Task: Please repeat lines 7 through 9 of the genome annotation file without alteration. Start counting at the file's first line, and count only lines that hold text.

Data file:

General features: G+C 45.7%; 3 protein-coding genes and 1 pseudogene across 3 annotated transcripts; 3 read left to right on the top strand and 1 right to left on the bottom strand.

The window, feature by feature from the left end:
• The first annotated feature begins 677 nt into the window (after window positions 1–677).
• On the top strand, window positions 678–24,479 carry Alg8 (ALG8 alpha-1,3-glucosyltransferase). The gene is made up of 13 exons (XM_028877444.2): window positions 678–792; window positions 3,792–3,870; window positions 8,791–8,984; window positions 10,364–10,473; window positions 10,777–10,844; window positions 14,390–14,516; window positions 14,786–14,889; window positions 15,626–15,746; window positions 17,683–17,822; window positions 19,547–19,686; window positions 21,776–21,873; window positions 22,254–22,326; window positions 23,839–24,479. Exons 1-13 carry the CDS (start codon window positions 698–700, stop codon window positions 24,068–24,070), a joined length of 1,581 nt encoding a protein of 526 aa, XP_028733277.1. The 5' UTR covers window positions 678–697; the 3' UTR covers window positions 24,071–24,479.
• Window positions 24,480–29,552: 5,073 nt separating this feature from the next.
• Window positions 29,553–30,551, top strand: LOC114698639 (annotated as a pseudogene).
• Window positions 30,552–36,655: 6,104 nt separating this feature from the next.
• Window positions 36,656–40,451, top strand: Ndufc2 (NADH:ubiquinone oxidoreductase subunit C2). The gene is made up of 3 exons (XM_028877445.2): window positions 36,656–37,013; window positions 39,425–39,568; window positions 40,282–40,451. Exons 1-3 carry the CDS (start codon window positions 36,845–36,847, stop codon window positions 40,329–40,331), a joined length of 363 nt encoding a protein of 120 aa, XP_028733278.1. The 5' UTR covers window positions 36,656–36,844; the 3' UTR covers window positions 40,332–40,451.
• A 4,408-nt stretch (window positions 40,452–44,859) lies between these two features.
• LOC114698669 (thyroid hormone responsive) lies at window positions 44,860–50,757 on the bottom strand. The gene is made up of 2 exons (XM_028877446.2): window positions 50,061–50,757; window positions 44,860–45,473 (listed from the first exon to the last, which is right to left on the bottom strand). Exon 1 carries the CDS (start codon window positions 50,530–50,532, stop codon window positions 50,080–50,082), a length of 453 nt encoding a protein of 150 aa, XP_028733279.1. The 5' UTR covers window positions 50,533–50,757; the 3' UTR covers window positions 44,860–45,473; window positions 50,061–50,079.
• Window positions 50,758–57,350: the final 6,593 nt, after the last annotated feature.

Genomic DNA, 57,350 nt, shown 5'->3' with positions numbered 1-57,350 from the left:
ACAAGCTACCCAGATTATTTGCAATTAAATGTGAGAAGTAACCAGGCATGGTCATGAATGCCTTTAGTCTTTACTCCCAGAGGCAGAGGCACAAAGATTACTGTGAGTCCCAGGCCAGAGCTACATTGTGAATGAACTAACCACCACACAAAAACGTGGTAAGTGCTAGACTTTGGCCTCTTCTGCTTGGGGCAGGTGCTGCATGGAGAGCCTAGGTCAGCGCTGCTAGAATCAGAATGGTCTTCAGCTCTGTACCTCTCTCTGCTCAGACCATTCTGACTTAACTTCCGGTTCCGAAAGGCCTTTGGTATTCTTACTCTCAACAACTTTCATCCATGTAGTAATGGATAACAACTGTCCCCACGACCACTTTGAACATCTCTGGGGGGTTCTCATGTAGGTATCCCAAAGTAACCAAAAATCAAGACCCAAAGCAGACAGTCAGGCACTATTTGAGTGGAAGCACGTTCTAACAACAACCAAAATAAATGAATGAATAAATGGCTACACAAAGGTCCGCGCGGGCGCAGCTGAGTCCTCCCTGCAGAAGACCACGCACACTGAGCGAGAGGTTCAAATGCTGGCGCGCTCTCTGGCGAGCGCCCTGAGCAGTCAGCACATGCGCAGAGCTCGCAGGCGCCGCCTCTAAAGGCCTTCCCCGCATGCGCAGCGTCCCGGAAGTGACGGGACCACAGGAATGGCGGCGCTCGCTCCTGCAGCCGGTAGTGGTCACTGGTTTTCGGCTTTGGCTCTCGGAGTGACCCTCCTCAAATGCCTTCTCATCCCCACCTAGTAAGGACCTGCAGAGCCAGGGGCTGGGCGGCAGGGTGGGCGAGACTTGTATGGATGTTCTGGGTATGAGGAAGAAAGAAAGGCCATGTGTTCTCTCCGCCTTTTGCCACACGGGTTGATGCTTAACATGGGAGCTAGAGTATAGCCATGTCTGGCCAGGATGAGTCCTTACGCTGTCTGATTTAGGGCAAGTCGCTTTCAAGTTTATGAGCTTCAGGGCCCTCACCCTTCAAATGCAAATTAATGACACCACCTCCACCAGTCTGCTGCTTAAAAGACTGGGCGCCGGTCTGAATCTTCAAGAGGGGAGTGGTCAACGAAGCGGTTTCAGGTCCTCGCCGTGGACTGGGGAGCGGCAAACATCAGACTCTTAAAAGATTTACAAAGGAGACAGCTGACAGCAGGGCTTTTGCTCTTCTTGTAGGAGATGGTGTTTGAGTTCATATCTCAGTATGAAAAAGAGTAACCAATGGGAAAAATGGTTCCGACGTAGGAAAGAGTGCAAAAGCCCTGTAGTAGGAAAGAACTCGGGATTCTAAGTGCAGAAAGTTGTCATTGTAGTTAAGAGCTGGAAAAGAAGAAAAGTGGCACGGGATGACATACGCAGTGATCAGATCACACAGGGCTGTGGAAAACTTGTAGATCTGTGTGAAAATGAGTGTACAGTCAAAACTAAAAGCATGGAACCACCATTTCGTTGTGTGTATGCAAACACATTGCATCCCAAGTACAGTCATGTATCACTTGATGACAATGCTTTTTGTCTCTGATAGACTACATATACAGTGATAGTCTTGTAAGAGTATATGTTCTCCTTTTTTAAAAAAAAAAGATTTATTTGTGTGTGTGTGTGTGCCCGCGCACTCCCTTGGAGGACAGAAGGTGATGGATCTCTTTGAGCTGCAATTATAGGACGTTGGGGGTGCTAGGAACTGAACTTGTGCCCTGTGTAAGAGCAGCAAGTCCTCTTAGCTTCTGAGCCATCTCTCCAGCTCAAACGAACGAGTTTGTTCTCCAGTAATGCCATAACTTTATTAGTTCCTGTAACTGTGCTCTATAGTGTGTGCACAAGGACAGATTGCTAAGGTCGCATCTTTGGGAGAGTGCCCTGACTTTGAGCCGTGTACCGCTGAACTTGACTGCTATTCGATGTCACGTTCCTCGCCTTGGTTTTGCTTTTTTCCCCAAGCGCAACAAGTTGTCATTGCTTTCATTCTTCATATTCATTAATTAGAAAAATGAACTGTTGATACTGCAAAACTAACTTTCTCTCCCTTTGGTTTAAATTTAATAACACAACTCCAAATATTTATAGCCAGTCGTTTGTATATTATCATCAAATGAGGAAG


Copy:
• Window positions 30,552–36,655: 6,104 nt separating this feature from the next.
• Window positions 36,656–40,451, top strand: Ndufc2 (NADH:ubiquinone oxidoreductase subunit C2). The gene is made up of 3 exons (XM_028877445.2): window positions 36,656–37,013; window positions 39,425–39,568; window positions 40,282–40,451. Exons 1-3 carry the CDS (start codon window positions 36,845–36,847, stop codon window positions 40,329–40,331), a joined length of 363 nt encoding a protein of 120 aa, XP_028733278.1. The 5' UTR covers window positions 36,656–36,844; the 3' UTR covers window positions 40,332–40,451.
• A 4,408-nt stretch (window positions 40,452–44,859) lies between these two features.